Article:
The Malheur Enterprise spent months investigating a state lawmaker's business deals in Malheur County, Oregon, and now the county wants to investigate the paper for harassment. County Counsel Stephanie Williams confirmed last week that she asked Sheriff Brian Wolfe to investigate whether reporters' persistent phone calls and emails violated the law. Wolfe said he hasn't decided whether to open a criminal investigation. Pat Caldwell reports for the Enterprise.
The official complaint is that reporters made calls outside of business hours and emailed county Economic Development Department officials' personal email addresses. EDD director Greg Smith said he had asked reporters to limit requests to office hours and to a single county email address. Williams told the Enterprise that 'we are looking into whether or not there was a violation, especially when Mr. Smith previously asked it not be done and it was disregarded,'" Caldwell reports.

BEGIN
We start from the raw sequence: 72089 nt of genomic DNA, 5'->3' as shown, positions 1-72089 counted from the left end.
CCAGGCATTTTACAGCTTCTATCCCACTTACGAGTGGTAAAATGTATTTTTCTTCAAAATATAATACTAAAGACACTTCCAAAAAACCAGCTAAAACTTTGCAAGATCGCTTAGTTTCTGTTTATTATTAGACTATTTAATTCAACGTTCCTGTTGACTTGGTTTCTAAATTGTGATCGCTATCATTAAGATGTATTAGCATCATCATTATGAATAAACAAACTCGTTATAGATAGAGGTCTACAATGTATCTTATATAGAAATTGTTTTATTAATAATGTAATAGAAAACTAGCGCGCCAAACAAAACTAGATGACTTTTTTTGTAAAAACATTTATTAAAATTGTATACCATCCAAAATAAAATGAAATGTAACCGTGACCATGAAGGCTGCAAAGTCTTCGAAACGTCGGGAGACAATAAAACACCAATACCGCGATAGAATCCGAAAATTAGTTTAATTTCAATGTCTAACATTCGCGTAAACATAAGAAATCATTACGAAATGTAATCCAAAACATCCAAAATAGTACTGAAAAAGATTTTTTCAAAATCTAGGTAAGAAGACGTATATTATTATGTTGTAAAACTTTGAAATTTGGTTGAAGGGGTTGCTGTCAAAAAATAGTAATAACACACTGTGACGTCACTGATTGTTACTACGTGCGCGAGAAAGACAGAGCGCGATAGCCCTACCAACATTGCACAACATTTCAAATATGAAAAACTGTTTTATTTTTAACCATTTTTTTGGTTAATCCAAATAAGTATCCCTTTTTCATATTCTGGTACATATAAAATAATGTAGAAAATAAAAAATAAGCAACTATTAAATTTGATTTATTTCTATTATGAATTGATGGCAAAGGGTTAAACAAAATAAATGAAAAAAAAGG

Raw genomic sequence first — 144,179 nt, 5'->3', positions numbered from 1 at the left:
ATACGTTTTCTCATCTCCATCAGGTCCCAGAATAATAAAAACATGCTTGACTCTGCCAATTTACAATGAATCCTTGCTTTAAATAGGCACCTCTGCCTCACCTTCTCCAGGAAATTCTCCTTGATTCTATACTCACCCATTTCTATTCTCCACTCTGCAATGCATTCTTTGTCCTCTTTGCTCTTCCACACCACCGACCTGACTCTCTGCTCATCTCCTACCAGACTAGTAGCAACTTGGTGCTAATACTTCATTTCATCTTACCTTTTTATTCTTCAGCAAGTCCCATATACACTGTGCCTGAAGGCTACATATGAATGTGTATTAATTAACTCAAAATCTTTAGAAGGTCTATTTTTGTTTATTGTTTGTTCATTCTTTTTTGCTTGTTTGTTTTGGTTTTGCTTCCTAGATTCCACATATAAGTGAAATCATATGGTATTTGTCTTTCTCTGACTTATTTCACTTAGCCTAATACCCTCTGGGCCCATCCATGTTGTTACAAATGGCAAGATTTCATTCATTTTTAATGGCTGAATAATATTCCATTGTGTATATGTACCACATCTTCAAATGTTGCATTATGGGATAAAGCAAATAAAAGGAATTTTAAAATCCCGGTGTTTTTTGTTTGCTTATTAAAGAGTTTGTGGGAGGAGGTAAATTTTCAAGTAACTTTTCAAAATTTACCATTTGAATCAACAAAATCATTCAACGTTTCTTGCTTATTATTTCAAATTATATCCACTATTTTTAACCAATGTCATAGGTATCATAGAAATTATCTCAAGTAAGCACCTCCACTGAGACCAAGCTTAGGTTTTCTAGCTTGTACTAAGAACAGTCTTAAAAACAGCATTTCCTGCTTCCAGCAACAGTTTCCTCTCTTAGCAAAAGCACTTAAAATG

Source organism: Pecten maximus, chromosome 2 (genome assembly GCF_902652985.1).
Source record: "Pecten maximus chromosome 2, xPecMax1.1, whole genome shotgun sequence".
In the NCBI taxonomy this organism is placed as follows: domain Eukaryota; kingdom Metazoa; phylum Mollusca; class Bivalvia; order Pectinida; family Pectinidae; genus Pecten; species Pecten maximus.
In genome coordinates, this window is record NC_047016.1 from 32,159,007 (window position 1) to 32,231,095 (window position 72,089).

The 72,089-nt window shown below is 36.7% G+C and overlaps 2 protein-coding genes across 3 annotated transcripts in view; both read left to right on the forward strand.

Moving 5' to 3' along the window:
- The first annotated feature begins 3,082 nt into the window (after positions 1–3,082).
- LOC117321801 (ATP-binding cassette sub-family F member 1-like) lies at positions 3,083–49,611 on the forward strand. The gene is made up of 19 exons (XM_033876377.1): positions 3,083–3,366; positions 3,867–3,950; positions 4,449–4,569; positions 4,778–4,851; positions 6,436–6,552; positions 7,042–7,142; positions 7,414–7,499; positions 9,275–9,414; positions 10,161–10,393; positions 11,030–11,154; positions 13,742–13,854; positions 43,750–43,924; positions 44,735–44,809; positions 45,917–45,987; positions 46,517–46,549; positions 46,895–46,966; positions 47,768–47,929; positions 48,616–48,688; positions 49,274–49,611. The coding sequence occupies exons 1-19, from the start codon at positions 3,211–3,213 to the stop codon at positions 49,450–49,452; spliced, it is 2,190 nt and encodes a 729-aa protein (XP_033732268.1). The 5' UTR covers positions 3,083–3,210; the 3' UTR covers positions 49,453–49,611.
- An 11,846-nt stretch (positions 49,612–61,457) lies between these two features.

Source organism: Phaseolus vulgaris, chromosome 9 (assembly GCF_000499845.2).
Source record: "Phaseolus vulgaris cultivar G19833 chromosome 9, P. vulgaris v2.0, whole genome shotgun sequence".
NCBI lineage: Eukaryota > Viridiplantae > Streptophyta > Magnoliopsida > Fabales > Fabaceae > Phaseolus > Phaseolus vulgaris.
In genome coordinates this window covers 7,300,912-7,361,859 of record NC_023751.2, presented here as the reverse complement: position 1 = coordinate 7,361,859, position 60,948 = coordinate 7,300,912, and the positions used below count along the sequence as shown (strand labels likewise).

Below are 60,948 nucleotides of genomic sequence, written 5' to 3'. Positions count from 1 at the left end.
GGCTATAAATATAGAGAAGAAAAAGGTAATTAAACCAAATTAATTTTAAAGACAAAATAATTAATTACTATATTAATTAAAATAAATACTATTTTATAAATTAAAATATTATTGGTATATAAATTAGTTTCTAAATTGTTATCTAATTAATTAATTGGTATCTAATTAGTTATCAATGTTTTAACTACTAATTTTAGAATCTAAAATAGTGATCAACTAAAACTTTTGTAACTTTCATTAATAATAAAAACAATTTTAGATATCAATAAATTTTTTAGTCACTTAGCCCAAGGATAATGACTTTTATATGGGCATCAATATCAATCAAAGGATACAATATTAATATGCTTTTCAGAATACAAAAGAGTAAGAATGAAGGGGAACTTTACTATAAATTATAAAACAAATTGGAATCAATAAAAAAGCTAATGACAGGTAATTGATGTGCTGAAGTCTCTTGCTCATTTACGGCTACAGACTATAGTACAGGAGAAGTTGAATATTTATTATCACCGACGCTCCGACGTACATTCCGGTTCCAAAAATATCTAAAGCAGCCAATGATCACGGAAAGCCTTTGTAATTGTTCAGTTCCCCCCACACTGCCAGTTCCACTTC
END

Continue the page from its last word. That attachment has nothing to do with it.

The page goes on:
Enterprise reporters had contacted Smith's office several times in recent weeks while investigate a tip alleging that Smith had lured a new car wash to the area with promises of a tax exemption that was never delivered. Smith did not respond to any of the emails, including a draft of the story offered before publication so he could cite any errors, until after the story had been published, according to Enterprise editor and publisher Les Zaitz.
Further muddying the waters: Smith is a private contractor and a state legislator, but is not a county employee. Moreover, he gave out his cell phone number at a government meeting last fall, and told the audience he was available "24/7" for any questions or concerns. That same phone number is listed on Malheur County press releases and has been given out in his communications as a state legislator, Caldwell reports.
Zaitz said the newspaper was alarmed about a possible investigation, and said the staff has used "standard and professional methods" to seek information from officials about important public business. "At no time has anyone from the Enterprise abused any personal cell number of a government official," Zaitz told Caldwell. "Suggesting that professional journalists are behaving as criminals in gathering vital information for the community appears to be an effort to silence and intimidate the Enterprise."